Thursday, November 12, 2009

Turchin's Chickamauga

Awhile back I stumbled across a potentially really interesting find. I requested John Turchin's Chickamauga through interlibrary loan, with the intention of xeroxing the entire book. Since then google books has made this unnecessary.

The interesting find is that inside the cover was a notation that this copy once belonged to William Rosecrans, commander of the Union army at Chickamauga. But as I read the book I found four pages that had hand written notations on them. They are in pencil so they are not the clearest copies. All the notations center around the time when Wood's Division moved out of the lines on September 20, right before Longstreet assaulted that very spot and turned the tide toward Confederate victory.

This is page 112 with the simple notation, "mistake"

Page 116 with the notation, "[?] Sheridan [?] way to shore up the left of our lines"

Page 127 with the notation, "this is a weak argument to expect a [?] [?]"

Page 128 with the notation, "this is a great mistake"

Is it Rosecrans' handwriting? I have no idea. I only offer it up as an interesting quirk of research. I did find this letter by Rosecrans to allow for some handwriting comparison. My initial reaction is that it does not eliminate the possibility that the writing in the book is Rosecrans'. I'd like to think it is Rosecrans' writing, it seems like an odd hoax to make.
I also posted this pictures on the Civil War West Yahoo discussion group when I found it a few years back. The pictures there might be a bit clearer, I think I scanned them differently back then.


Chris Evans said...

That's really fascinating. I'm not sure why anyone would fake this. It seems Rosecrans really could have wrote those notations.

Nick said...

Exactly. I can't see that anything can be gained by the hoaxer. The extra comments are pretty simple and are things Rosecrans might have thought. If there was something crazy in the comments like Wood later showed up and flaunted that Rosecrans career was now in shambles that might cause a harder look. But this is all pretty benign. I don't think it adds a ton to the story, if I was writing a Chickamauga book I might include the notations in the story or at least as a footnote, but it doesn't change the entire interpretation.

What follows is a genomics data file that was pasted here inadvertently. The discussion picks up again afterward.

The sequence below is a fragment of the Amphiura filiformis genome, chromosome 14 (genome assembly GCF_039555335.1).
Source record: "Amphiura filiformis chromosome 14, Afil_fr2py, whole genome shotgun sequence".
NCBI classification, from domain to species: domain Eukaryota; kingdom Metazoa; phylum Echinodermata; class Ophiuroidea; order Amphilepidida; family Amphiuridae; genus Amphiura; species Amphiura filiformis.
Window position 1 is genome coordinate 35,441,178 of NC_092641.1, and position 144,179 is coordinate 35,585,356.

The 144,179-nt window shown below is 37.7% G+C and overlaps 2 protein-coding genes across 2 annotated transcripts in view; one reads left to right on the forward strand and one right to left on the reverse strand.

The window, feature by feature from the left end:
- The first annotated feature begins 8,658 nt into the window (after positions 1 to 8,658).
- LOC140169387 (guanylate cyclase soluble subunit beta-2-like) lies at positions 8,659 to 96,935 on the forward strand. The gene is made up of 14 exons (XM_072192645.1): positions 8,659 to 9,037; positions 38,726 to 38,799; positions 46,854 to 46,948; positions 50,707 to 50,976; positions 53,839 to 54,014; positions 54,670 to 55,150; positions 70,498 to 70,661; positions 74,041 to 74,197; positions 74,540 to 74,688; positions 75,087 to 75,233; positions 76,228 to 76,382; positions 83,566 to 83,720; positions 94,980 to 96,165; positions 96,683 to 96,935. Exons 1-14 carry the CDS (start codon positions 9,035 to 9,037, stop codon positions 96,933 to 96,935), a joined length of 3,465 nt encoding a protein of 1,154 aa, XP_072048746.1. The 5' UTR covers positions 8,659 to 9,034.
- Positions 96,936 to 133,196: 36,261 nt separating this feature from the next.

Chris Evans said...

It's interesting to imagine Rosecrans still so haunted by Chickamauga that he wrote these notations in the book. That battle and what it did to his career must have affected him deeply for the rest of his life. This is a really nice find.

C. Patrick Schulze said...

Ah, serendipity! What a great find and an interesting story to boot.

As to Rosecrans' handwriting, is there some way to compare his thoughts of the battle from other sources to this book? Might "Battles and Leaders" or some other tome suffice?

Nick said...

I'll have to look tonight at my copy of Battles and Leaders but I don't think Rosecrans wrote much about the war afterwards. No memoirs exist, as far as I know. I just did a search and there are 118 boxes (59 linear feet) of his papers housed at UCLA, which also includes flags, swords and a tea service. Sounds like it'd be great fun to look at the collection. The notations mention diaries but not a half completed memoir, but a physical search would reveal more.

Kevin S. Coy said...

I think it is his writing. Note the library book from Helena, Montana. One of his children, daughter, IIRC, lived in Helena, Montana.

Lee White said...

Wow, very cool Nick, I agree with the others, I dont see a reason for this to have been a hoax.

Anonymous said...


Rosecrans wrote extensively on his campaigns in the National Tribune, including a multi-part, front-page series on The Chickamauga Campaign.

I'd be pretty certain the comments are Rosecrans' -they fit his written remarks elsewhere.

I have come across two or three such annotated items. Usually regimental histories rather than comments by a major player like Rosey, but still, always fun to find.

Dave Powell